Historic Worcestershire Guide

by Ben Johnson

Facts about Worcestershire

Population: 566,000
Famous for: Worcester Cathedral, Malvern Hills
Distance from London:2 – 3 hours
Local delicacies: Worcestershire Sauce
Airports: None (near to Gloucestershire Airport though)
County town: Worcester
Nearby Counties: Herefordshire, Shropshire, West Midlands, Warwickshire, Gloucestershire

Centred around the historic county town of Worcester, this rural county is famous for its myriad of battlefield sites as well as the beautiful Malvern Hills to the west.

Worcestershire is also home to one of the oldest buildings in England, Odda’s Anglo-Saxon Chapel near Tewkesbury. Quite shockingly, this ancient building was used as both a farmhouse and a run-down dwelling before its historic value was realised in the late 19th century. It is now under the protection of English Heritage.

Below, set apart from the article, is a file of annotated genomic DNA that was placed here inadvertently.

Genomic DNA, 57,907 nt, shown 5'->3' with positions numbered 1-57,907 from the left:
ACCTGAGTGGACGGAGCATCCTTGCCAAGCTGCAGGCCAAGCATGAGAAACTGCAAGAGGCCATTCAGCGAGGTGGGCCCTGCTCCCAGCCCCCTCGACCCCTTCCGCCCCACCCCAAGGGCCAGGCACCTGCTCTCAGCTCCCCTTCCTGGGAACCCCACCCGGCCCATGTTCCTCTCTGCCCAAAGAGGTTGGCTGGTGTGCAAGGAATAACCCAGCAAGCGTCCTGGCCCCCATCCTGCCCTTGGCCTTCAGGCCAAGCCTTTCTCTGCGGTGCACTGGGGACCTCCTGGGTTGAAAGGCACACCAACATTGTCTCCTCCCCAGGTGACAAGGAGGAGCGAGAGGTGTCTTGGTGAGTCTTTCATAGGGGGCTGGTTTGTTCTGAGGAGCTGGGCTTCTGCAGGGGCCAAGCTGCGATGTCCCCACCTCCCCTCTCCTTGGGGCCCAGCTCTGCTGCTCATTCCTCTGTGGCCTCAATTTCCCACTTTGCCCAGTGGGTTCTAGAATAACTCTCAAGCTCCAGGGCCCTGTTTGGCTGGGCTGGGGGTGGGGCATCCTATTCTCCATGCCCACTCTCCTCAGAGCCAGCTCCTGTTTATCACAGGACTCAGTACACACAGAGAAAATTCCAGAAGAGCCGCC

On the border of Herefordshire lies the Mavern Hills and British Camp, a huge Iron Age hillfort built in the 2nd century BC. Situated over a thousand metres above sea level and boasting some fabulous earthwork remains, this is one of the most impressive Iron Age hillforts in the country.

 

There are also three major battlefield sites in the county of Worcestershire. The first and earliest of these is the Battle of Evesham, fought on the morning of the 4th August 1265 between the forces of a number of rebel barons led by Simon de Montfort, Earl of Leicester and the army of King Henry III.

To the south of the county lies the Battle of Tewkesbury, one of the most decisive encounters in the Wars of the Roses.

Finally, the Battle of Worcester to the south of the city centre saw the final action of the English Civil War in 1651.

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